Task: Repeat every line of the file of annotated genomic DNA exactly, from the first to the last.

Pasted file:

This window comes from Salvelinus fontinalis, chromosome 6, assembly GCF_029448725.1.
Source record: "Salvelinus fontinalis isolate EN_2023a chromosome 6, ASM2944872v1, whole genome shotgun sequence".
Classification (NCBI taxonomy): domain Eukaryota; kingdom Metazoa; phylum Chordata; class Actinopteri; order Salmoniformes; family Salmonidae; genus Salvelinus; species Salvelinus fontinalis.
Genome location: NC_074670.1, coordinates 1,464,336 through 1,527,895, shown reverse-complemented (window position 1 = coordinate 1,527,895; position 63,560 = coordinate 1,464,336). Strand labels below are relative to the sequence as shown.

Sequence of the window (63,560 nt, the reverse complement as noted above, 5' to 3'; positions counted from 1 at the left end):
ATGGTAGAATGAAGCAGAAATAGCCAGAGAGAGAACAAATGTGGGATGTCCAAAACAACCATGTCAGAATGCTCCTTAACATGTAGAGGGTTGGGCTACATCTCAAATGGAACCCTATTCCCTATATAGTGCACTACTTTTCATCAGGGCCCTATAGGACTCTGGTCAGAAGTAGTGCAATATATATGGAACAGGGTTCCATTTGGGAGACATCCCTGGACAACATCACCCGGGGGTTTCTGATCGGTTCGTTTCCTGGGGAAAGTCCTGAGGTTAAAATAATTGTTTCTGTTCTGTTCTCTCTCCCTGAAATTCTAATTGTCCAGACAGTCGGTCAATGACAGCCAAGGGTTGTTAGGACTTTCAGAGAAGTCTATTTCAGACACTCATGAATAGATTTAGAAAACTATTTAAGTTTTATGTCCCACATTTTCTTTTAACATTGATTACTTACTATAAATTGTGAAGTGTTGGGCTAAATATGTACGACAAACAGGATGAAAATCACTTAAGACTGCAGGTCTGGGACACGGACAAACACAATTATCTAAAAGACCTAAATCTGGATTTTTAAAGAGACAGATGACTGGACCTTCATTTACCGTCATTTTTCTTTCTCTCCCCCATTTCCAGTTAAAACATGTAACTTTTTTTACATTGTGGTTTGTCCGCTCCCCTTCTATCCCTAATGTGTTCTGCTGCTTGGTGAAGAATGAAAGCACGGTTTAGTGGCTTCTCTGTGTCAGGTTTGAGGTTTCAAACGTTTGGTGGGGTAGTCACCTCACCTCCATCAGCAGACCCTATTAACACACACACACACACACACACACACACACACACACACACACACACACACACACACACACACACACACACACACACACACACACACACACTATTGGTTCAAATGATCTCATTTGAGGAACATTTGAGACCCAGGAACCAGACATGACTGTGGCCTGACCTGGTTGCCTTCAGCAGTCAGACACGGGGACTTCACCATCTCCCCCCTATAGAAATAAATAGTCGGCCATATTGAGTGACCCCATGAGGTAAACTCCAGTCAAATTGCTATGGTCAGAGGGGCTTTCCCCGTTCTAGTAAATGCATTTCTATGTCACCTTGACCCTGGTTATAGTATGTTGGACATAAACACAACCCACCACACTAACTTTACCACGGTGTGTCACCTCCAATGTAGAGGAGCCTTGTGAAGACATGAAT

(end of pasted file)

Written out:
This window comes from Salvelinus fontinalis, chromosome 6, assembly GCF_029448725.1.
Source record: "Salvelinus fontinalis isolate EN_2023a chromosome 6, ASM2944872v1, whole genome shotgun sequence".
Classification (NCBI taxonomy): domain Eukaryota; kingdom Metazoa; phylum Chordata; class Actinopteri; order Salmoniformes; family Salmonidae; genus Salvelinus; species Salvelinus fontinalis.
Genome location: NC_074670.1, coordinates 1,464,336 through 1,527,895, shown reverse-complemented (window position 1 = coordinate 1,527,895; position 63,560 = coordinate 1,464,336). Strand labels below are relative to the sequence as shown.

Sequence of the window (63,560 nt, the reverse complement as noted above, 5' to 3'; positions counted from 1 at the left end):
ATGGTAGAATGAAGCAGAAATAGCCAGAGAGAGAACAAATGTGGGATGTCCAAAACAACCATGTCAGAATGCTCCTTAACATGTAGAGGGTTGGGCTACATCTCAAATGGAACCCTATTCCCTATATAGTGCACTACTTTTCATCAGGGCCCTATAGGACTCTGGTCAGAAGTAGTGCAATATATATGGAACAGGGTTCCATTTGGGAGACATCCCTGGACAACATCACCCGGGGGTTTCTGATCGGTTCGTTTCCTGGGGAAAGTCCTGAGGTTAAAATAATTGTTTCTGTTCTGTTCTCTCTCCCTGAAATTCTAATTGTCCAGACAGTCGGTCAATGACAGCCAAGGGTTGTTAGGACTTTCAGAGAAGTCTATTTCAGACACTCATGAATAGATTTAGAAAACTATTTAAGTTTTATGTCCCACATTTTCTTTTAACATTGATTACTTACTATAAATTGTGAAGTGTTGGGCTAAATATGTACGACAAACAGGATGAAAATCACTTAAGACTGCAGGTCTGGGACACGGACAAACACAATTATCTAAAAGACCTAAATCTGGATTTTTAAAGAGACAGATGACTGGACCTTCATTTACCGTCATTTTTCTTTCTCTCCCCCATTTCCAGTTAAAACATGTAACTTTTTTTACATTGTGGTTTGTCCGCTCCCCTTCTATCCCTAATGTGTTCTGCTGCTTGGTGAAGAATGAAAGCACGGTTTAGTGGCTTCTCTGTGTCAGGTTTGAGGTTTCAAACGTTTGGTGGGGTAGTCACCTCACCTCCATCAGCAGACCCTATTAACACACACACACACACACACACACACACACACACACACACACACACACACACACACACACACACACACACACACACACACACACACACACTATTGGTTCAAATGATCTCATTTGAGGAACATTTGAGACCCAGGAACCAGACATGACTGTGGCCTGACCTGGTTGCCTTCAGCAGTCAGACACGGGGACTTCACCATCTCCCCCCTATAGAAATAAATAGTCGGCCATATTGAGTGACCCCATGAGGTAAACTCCAGTCAAATTGCTATGGTCAGAGGGGCTTTCCCCGTTCTAGTAAATGCATTTCTATGTCACCTTGACCCTGGTTATAGTATGTTGGACATAAACACAACCCACCACACTAACTTTACCACGGTGTGTCACCTCCAATGTAGAGGAGCCTTGTGAAGACATGAAT